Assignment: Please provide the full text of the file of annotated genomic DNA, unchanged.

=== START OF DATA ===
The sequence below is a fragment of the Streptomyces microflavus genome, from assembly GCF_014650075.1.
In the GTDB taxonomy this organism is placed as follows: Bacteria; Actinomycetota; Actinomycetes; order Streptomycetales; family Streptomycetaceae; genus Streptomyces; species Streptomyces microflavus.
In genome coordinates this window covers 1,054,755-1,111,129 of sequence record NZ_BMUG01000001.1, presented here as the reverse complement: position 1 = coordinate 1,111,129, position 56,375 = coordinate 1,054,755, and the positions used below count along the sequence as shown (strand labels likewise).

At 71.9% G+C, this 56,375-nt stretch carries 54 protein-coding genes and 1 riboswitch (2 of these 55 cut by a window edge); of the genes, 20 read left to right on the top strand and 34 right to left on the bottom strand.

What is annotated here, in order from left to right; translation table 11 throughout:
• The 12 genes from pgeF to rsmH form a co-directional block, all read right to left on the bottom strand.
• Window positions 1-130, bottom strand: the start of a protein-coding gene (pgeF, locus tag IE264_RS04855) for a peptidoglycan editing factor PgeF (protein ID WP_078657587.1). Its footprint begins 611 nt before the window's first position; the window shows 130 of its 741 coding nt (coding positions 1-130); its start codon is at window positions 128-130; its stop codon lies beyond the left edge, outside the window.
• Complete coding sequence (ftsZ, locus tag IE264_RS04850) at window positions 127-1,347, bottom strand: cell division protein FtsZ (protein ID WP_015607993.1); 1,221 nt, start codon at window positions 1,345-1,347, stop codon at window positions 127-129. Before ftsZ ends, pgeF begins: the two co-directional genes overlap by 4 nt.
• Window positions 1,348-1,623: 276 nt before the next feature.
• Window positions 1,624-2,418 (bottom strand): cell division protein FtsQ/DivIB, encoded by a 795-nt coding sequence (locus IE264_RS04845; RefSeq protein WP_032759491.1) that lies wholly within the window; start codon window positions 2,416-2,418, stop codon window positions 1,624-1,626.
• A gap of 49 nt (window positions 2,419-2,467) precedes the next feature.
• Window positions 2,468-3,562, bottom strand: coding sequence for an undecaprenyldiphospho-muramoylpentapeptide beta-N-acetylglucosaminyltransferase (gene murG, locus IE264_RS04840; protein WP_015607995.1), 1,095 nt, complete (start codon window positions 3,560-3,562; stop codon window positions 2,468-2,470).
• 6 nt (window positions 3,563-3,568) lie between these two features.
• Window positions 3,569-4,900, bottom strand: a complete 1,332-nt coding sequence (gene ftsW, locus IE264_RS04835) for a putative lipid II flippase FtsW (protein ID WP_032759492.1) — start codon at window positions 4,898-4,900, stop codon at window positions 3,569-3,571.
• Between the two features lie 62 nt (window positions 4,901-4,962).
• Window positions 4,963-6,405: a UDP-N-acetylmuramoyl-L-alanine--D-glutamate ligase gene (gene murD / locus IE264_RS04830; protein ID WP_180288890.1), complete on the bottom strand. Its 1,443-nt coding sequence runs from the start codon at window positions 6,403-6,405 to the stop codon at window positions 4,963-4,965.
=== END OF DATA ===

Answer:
The sequence below is a fragment of the Streptomyces microflavus genome, from assembly GCF_014650075.1.
In the GTDB taxonomy this organism is placed as follows: Bacteria; Actinomycetota; Actinomycetes; order Streptomycetales; family Streptomycetaceae; genus Streptomyces; species Streptomyces microflavus.
In genome coordinates this window covers 1,054,755-1,111,129 of sequence record NZ_BMUG01000001.1, presented here as the reverse complement: position 1 = coordinate 1,111,129, position 56,375 = coordinate 1,054,755, and the positions used below count along the sequence as shown (strand labels likewise).

At 71.9% G+C, this 56,375-nt stretch carries 54 protein-coding genes and 1 riboswitch (2 of these 55 cut by a window edge); of the genes, 20 read left to right on the top strand and 34 right to left on the bottom strand.

What is annotated here, in order from left to right; translation table 11 throughout:
• The 12 genes from pgeF to rsmH form a co-directional block, all read right to left on the bottom strand.
• Window positions 1-130, bottom strand: the start of a protein-coding gene (pgeF, locus tag IE264_RS04855) for a peptidoglycan editing factor PgeF (protein ID WP_078657587.1). Its footprint begins 611 nt before the window's first position; the window shows 130 of its 741 coding nt (coding positions 1-130); its start codon is at window positions 128-130; its stop codon lies beyond the left edge, outside the window.
• Complete coding sequence (ftsZ, locus tag IE264_RS04850) at window positions 127-1,347, bottom strand: cell division protein FtsZ (protein ID WP_015607993.1); 1,221 nt, start codon at window positions 1,345-1,347, stop codon at window positions 127-129. Before ftsZ ends, pgeF begins: the two co-directional genes overlap by 4 nt.
• Window positions 1,348-1,623: 276 nt before the next feature.
• Window positions 1,624-2,418 (bottom strand): cell division protein FtsQ/DivIB, encoded by a 795-nt coding sequence (locus IE264_RS04845; RefSeq protein WP_032759491.1) that lies wholly within the window; start codon window positions 2,416-2,418, stop codon window positions 1,624-1,626.
• A gap of 49 nt (window positions 2,419-2,467) precedes the next feature.
• Window positions 2,468-3,562, bottom strand: coding sequence for an undecaprenyldiphospho-muramoylpentapeptide beta-N-acetylglucosaminyltransferase (gene murG, locus IE264_RS04840; protein WP_015607995.1), 1,095 nt, complete (start codon window positions 3,560-3,562; stop codon window positions 2,468-2,470).
• 6 nt (window positions 3,563-3,568) lie between these two features.
• Window positions 3,569-4,900, bottom strand: a complete 1,332-nt coding sequence (gene ftsW, locus IE264_RS04835) for a putative lipid II flippase FtsW (protein ID WP_032759492.1) — start codon at window positions 4,898-4,900, stop codon at window positions 3,569-3,571.
• Between the two features lie 62 nt (window positions 4,901-4,962).
• Window positions 4,963-6,405: a UDP-N-acetylmuramoyl-L-alanine--D-glutamate ligase gene (gene murD / locus IE264_RS04830; protein ID WP_180288890.1), complete on the bottom strand. Its 1,443-nt coding sequence runs from the start codon at window positions 6,403-6,405 to the stop codon at window positions 4,963-4,965.